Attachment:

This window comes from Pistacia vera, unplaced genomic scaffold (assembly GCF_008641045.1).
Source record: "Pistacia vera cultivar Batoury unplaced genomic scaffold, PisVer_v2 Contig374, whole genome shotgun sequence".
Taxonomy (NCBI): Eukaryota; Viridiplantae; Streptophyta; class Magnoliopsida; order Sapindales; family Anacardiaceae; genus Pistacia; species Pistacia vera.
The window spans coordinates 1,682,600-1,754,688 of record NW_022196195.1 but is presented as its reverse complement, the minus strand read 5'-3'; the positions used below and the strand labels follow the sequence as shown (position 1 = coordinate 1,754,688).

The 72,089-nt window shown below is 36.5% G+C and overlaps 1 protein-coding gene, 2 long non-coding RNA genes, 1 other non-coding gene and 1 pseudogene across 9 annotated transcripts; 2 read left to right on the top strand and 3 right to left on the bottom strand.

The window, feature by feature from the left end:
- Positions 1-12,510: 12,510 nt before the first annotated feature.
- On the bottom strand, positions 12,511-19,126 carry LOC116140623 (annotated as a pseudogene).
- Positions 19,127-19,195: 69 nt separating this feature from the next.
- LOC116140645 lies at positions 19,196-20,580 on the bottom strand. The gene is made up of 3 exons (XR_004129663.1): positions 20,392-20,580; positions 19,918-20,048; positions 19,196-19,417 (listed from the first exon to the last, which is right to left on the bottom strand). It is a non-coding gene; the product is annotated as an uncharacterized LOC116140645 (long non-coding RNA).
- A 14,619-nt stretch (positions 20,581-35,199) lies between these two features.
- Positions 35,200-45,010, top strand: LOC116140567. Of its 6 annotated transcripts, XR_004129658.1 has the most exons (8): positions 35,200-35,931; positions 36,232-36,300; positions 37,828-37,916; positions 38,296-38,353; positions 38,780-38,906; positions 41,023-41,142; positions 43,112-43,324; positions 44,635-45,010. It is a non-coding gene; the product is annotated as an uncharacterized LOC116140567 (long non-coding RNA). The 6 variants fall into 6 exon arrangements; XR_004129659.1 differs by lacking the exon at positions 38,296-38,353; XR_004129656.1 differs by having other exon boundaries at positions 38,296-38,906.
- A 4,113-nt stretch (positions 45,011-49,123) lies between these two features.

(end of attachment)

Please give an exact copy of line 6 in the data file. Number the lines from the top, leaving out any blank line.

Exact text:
The window, feature by feature from the left end: